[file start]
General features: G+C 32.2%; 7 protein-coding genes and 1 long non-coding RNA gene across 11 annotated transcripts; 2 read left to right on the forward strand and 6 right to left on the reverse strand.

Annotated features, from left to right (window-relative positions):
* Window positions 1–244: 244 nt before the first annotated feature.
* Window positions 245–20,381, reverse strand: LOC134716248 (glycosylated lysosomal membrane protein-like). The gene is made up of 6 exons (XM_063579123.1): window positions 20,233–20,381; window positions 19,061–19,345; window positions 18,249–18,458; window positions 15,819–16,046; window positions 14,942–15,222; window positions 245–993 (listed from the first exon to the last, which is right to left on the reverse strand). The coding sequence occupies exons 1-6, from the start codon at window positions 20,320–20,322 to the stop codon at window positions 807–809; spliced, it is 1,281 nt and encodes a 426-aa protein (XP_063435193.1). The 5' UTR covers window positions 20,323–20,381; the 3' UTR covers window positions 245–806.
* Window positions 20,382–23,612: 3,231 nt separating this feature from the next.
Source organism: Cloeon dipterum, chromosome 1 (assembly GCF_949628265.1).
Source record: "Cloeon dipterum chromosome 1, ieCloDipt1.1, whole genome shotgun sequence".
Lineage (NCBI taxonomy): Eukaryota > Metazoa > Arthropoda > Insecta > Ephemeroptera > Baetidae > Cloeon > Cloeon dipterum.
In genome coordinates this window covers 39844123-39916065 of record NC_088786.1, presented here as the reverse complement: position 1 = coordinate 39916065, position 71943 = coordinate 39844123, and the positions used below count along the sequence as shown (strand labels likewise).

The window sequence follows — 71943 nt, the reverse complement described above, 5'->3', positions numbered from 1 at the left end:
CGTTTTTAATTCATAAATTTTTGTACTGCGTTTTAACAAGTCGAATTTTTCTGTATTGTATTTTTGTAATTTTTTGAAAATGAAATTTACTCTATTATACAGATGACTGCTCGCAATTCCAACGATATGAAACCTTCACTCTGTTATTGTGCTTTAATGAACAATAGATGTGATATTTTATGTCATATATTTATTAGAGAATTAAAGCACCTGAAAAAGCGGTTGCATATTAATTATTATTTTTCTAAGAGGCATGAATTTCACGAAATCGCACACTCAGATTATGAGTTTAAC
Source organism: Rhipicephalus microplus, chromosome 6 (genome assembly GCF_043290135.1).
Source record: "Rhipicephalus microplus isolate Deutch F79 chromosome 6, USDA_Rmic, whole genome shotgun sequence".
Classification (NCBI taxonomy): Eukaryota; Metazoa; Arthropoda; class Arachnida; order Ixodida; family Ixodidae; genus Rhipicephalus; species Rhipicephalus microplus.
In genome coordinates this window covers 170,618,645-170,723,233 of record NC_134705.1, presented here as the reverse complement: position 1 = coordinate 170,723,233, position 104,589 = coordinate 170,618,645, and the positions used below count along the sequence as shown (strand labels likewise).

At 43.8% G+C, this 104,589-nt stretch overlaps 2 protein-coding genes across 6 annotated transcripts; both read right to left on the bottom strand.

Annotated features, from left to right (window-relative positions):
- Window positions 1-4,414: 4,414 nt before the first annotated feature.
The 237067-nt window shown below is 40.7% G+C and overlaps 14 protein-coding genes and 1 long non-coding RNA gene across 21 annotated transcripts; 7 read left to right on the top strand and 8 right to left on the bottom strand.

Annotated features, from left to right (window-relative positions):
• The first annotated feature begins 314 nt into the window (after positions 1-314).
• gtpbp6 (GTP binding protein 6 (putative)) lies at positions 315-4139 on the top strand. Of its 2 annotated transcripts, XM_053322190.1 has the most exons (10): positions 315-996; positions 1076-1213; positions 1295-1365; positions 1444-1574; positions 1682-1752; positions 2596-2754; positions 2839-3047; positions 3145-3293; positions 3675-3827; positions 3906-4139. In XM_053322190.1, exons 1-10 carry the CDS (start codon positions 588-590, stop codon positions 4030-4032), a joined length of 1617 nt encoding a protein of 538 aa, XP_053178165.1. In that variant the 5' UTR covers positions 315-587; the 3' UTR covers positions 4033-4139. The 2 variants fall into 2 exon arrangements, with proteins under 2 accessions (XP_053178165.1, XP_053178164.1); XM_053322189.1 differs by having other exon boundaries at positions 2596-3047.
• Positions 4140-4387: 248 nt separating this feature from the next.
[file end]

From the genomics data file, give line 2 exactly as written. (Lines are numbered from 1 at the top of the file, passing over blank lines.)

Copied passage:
Annotated features, from left to right (window-relative positions):